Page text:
Q: I had my ECS replaceed and my TPS and the code for TPS was gone but the ECS code came on after 5 miles is it possible the new one

asked by on

I have a 1989 chevy corvette C4 and I recently had the TPS and ECS changed out. The codes were 42 for the ECS and 22 for the TPS. The TPS code went away but after driving 5 miles the ECS code and check engine soon light came on and the performance dropped off on acceleration and fuel economy. Would it be possible the New ECS control defective?

My car has 95000 miles.
My car has an automatic transmission.

There is a possibility the new module is faulty, but there may be something else going on with the car as well. Wiring can be an issue with these vehicle so consider hiring an experienced technician like one from YourMechanic to loo at the car and offer a personal diagnosis. You can have bad knock sensors offering false readings or some faulted wiring.

Was this answer helpful?
The statements expressed above are only for informational purposes and should be independently verified. Please see our terms of service for more details
  1. Home
  2. Questions
  3. I had my ECS replaceed and my TPS and the code for TPS was gone but the ECS code came on after 5 miles is it possible the new one

Get an instant quote for your car

Our certified mechanics come to you ・Backed by 12-month, 12,000-mile guarantee・Fair and transparent pricing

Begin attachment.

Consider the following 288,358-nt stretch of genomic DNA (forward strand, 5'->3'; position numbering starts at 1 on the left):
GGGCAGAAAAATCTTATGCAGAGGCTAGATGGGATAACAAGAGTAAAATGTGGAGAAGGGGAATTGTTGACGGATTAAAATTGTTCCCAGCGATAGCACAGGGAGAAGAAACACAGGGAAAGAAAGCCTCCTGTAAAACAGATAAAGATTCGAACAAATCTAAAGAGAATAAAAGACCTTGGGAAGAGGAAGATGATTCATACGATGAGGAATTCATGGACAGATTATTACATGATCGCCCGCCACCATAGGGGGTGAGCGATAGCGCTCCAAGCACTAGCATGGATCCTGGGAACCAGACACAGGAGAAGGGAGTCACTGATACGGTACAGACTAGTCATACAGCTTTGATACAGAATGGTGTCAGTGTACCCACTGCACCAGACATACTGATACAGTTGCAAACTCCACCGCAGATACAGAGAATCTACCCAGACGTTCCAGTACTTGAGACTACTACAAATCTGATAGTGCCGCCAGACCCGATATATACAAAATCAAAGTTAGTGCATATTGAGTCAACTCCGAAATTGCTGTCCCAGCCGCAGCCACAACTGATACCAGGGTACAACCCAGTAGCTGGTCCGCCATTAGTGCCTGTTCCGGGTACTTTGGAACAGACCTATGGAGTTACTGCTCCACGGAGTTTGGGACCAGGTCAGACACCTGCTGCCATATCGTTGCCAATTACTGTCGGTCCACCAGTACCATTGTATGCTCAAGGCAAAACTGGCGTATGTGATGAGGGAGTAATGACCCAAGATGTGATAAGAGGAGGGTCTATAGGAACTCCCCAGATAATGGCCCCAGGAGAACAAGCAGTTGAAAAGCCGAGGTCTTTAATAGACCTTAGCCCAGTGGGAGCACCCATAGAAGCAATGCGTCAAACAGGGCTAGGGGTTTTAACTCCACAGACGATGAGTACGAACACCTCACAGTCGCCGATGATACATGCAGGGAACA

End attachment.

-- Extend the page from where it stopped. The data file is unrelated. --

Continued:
Get a quote

What others are asking

Q: Backfiring from throttle bodies when under load. 1984 Chevrolet Corvette

Hello - backfiring can be caused both by timing issues, as well as air leaks (unmetered air) into the intake. I would first have the timing set to be sure it is correct - since there is some reason to...

Q: I believe a vacuum leak, maybe head gasket.

Hi there. If your vehicle tends to stall out when all of the vacuum lines are hooked up, then there is an issue either with the air coming into the engine or the combustion is not good enough to keep...

Q: Where is the fuel vapor leak detection pump located

The leak detection pump, also known as the EVAP system integrity module (ESIM), is Mopar Part No. 4861962AB for your car. The ESIM is an emissions control device and is typically mounted on the vapor canister in the rear of...

Related articles

What Causes Hoses to Leak?
While the largest part of your engine is mechanical, hydraulics plays a significant role. You’ll find fluids at work in a number of different areas. Your car's fluids include: Engine oil Transmission...
P0052 OBD-II Trouble Code: HO2S Heater Control Circuit High (Bank 2 Sensor 1)
P0052 code definition HO2S Heater Control Circuit High (Bank 2 Sensor 1) What the...
Rules of the Road For Iowa Drivers
Driving on the roads requires knowledge of the rules, many of which are based on common sense and courtesy. However, even though you know the rules in...